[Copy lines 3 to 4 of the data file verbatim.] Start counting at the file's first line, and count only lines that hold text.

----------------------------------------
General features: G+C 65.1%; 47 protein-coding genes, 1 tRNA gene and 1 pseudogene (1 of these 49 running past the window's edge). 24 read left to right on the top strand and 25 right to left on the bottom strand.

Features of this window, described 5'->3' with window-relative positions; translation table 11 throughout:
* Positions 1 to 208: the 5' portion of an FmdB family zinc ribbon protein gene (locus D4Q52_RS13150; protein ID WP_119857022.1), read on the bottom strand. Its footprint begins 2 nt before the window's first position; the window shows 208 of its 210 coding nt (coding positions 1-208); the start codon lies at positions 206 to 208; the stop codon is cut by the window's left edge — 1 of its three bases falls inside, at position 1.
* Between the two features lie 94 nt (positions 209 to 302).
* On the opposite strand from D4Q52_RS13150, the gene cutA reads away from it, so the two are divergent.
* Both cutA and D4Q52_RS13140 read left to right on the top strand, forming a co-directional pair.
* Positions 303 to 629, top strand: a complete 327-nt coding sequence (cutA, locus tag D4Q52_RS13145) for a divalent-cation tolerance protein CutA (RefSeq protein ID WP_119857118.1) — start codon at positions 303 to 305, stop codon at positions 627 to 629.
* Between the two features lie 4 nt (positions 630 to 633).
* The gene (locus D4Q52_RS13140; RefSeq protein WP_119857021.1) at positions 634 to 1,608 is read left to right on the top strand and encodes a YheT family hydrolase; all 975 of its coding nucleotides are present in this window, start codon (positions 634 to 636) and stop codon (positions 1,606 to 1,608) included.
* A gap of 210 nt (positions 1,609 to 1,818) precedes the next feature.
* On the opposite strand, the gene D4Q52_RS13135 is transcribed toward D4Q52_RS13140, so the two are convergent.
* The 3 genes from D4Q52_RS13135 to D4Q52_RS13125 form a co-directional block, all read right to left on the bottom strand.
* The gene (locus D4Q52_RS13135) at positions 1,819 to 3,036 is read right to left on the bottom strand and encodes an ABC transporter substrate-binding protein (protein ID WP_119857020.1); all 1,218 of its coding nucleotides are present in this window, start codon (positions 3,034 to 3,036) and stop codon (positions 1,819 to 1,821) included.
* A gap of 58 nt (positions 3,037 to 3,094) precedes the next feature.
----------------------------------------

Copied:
* Positions 1 to 208: the 5' portion of an FmdB family zinc ribbon protein gene (locus D4Q52_RS13150; protein ID WP_119857022.1), read on the bottom strand. Its footprint begins 2 nt before the window's first position; the window shows 208 of its 210 coding nt (coding positions 1-208); the start codon lies at positions 206 to 208; the stop codon is cut by the window's left edge — 1 of its three bases falls inside, at position 1.
* Between the two features lie 94 nt (positions 209 to 302).